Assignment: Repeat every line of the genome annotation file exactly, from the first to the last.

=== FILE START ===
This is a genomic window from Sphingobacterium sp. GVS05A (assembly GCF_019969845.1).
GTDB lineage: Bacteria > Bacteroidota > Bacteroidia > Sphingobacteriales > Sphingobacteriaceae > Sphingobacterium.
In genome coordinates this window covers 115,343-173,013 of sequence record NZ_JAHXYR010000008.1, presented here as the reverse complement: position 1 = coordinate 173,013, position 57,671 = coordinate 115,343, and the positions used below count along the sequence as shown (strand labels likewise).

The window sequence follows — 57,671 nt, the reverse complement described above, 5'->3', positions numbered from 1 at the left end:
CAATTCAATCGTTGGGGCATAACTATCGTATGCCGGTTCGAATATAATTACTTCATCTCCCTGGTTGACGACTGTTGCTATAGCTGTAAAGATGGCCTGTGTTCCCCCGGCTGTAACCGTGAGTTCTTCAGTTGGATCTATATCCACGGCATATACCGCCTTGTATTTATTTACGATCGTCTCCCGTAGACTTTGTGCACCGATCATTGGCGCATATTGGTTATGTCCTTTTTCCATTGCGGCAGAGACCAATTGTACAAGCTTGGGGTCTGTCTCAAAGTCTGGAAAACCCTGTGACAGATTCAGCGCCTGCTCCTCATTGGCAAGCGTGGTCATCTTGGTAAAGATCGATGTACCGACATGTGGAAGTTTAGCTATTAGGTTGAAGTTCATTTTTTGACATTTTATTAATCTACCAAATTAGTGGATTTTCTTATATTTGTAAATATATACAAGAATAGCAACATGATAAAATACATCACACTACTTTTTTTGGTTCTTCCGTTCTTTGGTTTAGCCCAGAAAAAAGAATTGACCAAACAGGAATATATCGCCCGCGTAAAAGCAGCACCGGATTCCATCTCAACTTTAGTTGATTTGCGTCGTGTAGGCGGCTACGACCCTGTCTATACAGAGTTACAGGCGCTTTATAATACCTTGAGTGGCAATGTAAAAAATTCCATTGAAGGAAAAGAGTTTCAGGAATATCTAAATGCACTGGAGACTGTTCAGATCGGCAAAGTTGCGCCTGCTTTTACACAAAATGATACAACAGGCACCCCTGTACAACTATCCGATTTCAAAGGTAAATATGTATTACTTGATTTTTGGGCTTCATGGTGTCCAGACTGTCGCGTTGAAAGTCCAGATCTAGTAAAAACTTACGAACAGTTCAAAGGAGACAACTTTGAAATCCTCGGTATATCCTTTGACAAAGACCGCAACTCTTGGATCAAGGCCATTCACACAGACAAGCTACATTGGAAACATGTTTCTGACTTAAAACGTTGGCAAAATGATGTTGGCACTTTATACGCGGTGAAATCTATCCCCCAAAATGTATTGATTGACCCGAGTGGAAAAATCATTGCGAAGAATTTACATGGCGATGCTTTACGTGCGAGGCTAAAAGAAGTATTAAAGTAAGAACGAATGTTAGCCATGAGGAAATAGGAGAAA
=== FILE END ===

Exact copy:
This is a genomic window from Sphingobacterium sp. GVS05A (assembly GCF_019969845.1).
GTDB lineage: Bacteria > Bacteroidota > Bacteroidia > Sphingobacteriales > Sphingobacteriaceae > Sphingobacterium.
In genome coordinates this window covers 115,343-173,013 of sequence record NZ_JAHXYR010000008.1, presented here as the reverse complement: position 1 = coordinate 173,013, position 57,671 = coordinate 115,343, and the positions used below count along the sequence as shown (strand labels likewise).

The window sequence follows — 57,671 nt, the reverse complement described above, 5'->3', positions numbered from 1 at the left end:
CAATTCAATCGTTGGGGCATAACTATCGTATGCCGGTTCGAATATAATTACTTCATCTCCCTGGTTGACGACTGTTGCTATAGCTGTAAAGATGGCCTGTGTTCCCCCGGCTGTAACCGTGAGTTCTTCAGTTGGATCTATATCCACGGCATATACCGCCTTGTATTTATTTACGATCGTCTCCCGTAGACTTTGTGCACCGATCATTGGCGCATATTGGTTATGTCCTTTTTCCATTGCGGCAGAGACCAATTGTACAAGCTTGGGGTCTGTCTCAAAGTCTGGAAAACCCTGTGACAGATTCAGCGCCTGCTCCTCATTGGCAAGCGTGGTCATCTTGGTAAAGATCGATGTACCGACATGTGGAAGTTTAGCTATTAGGTTGAAGTTCATTTTTTGACATTTTATTAATCTACCAAATTAGTGGATTTTCTTATATTTGTAAATATATACAAGAATAGCAACATGATAAAATACATCACACTACTTTTTTTGGTTCTTCCGTTCTTTGGTTTAGCCCAGAAAAAAGAATTGACCAAACAGGAATATATCGCCCGCGTAAAAGCAGCACCGGATTCCATCTCAACTTTAGTTGATTTGCGTCGTGTAGGCGGCTACGACCCTGTCTATACAGAGTTACAGGCGCTTTATAATACCTTGAGTGGCAATGTAAAAAATTCCATTGAAGGAAAAGAGTTTCAGGAATATCTAAATGCACTGGAGACTGTTCAGATCGGCAAAGTTGCGCCTGCTTTTACACAAAATGATACAACAGGCACCCCTGTACAACTATCCGATTTCAAAGGTAAATATGTATTACTTGATTTTTGGGCTTCATGGTGTCCAGACTGTCGCGTTGAAAGTCCAGATCTAGTAAAAACTTACGAACAGTTCAAAGGAGACAACTTTGAAATCCTCGGTATATCCTTTGACAAAGACCGCAACTCTTGGATCAAGGCCATTCACACAGACAAGCTACATTGGAAACATGTTTCTGACTTAAAACGTTGGCAAAATGATGTTGGCACTTTATACGCGGTGAAATCTATCCCCCAAAATGTATTGATTGACCCGAGTGGAAAAATCATTGCGAAGAATTTACATGGCGATGCTTTACGTGCGAGGCTAAAAGAAGTATTAAAGTAAGAACGAATGTTAGCCATGAGGAAATAGGAGAAA